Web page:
Category Archives: products of note

AHM/Rivarossi HO scale 4-8-8-2 Cab-forward original June 1966 Model Railroader magazine Trade Topics review

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My example was picked up at a local swap meet for $25. It was being sold by an older woman who was recently widowed. When I informed her that it was worth far more, she thanked me and said that her son set the prices and that she would go by that. Conscience cleared, I found when I brought it home that it had a warped frame inside the boiler, causing the rear engine to set tippy-toed on the forward driver. After many hard stares at it, I finally broke the frame into three pieces, then carefully glued it back together with JB Weld. With some careful filing and fitting and a coat of paint, the engine was reassembled with a DCC chip, 3 ounces of additional weight and an LED headlight. It pulls 35 cars easily up a 1.75% grade and runs quite well with the original 3 pole motor.

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AHM/Rivarossi HO scale 2-8-4 NKP Berkshire, circa 1966, original Model Railroader magazine Trade Topics review…

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Thanks to DCC and Tsunami sound modules, mine was found in a box of cast offs for next to nothing and, as you can see, is near flawless. Alessandro Rivarossi worked hard to make these beautiful locomotives of his affordable and able to operate on impossible radius track (18″ for most–even his 2-8-8-2 N&W Mallet!!).

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In our vain glorious attempt at modeling perfection, we’ve forgotten what feats of engineering these little beasts…even the oldest of them…can be. As Solomon put it…;

Yea, I hated all my labour which I had taken under the sun: because I should leave it unto the man that shall be after me. And who knoweth whether he shall be a wise man or a fool? yet shall he have rule over all my labour wherein I have laboured, and wherein I have shewed myself wise under the sun. This is also vanity. –(Ecclesiastes 2:18-19)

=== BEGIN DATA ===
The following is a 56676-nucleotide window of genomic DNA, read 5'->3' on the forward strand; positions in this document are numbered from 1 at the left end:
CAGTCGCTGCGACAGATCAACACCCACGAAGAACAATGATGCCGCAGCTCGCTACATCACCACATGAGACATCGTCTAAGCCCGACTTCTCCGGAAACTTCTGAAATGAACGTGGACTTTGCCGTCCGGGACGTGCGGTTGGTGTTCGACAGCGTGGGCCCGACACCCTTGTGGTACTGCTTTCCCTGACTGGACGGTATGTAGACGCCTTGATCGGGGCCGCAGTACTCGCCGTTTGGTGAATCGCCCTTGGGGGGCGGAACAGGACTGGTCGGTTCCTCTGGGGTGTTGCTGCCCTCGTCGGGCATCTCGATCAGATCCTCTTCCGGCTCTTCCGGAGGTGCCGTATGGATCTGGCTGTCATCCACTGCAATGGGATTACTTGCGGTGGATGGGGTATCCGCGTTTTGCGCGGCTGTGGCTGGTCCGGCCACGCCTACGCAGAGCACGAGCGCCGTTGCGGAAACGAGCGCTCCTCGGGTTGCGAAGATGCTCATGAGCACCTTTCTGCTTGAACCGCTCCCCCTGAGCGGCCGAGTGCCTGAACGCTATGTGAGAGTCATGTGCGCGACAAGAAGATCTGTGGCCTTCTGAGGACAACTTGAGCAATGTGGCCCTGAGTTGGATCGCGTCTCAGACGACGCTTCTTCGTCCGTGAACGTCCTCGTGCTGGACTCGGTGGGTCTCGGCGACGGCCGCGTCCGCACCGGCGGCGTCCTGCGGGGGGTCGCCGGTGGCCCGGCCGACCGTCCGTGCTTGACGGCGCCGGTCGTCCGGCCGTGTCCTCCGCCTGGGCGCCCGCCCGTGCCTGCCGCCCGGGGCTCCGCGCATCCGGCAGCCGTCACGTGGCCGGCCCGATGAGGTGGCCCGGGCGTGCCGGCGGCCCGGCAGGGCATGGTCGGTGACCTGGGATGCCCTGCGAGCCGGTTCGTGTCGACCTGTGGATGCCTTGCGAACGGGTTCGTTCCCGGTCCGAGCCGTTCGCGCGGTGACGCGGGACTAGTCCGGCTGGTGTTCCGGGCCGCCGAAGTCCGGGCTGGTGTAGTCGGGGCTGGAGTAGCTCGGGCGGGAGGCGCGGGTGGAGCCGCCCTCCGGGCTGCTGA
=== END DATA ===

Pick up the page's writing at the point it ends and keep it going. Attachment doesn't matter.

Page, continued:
I have pictures of a 4-12-12-6 articulated built in gold elsewhere on this blog. When I look at it and the past works of others long since gone, how much of that is now laying at the bottom of some landfill, food for whatever lives in that debris.

It should give one pause…to consider one’s way…and one’s final end. It all goes to dust in the end my friend, no matter how accurately done.

Athearn rubber band drive 4-6-2 Pacific…

Until recently, a thing of legend, pondered but never proven, the Holy Grail of all things Athearn, the locomotive model that nearly broke Irv…a Hi-F rubber band drive Pacific. There were always rumors, but nothing confirmed until this past spring…

As posted on Ebay…

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…another legend confirmed, it was at $3200 when I signed off…

Northwest Short Line 18 ton Class “A” Shay…original review 1974.

July 1974 Railroad Modeler magazine…

Interestingly, it does not point out the fact that the rear truck and crankshaft are just along for the ride…they were not designed to work on this particular model.  This may be one the “production problems” cryptically referenced in one of NWSL’s original ads from back then.  If so, it begs the question of value…could this flaw make it worth a little more because it was uncorrected?  Years ago a brass locomotive was sold with 1 1/2 volt motors installed instead of the usual 16-18 volt ones.  A recall was quickly sent out to correct the flaw but less than 10% were returned for a new motor.  Working models with the original motor are worth more—so long as they are carefully tested with a very low juice power source.

Regardless, it is one of my favorites, even if it makes my TYCOs look like they are powered by Kato drives…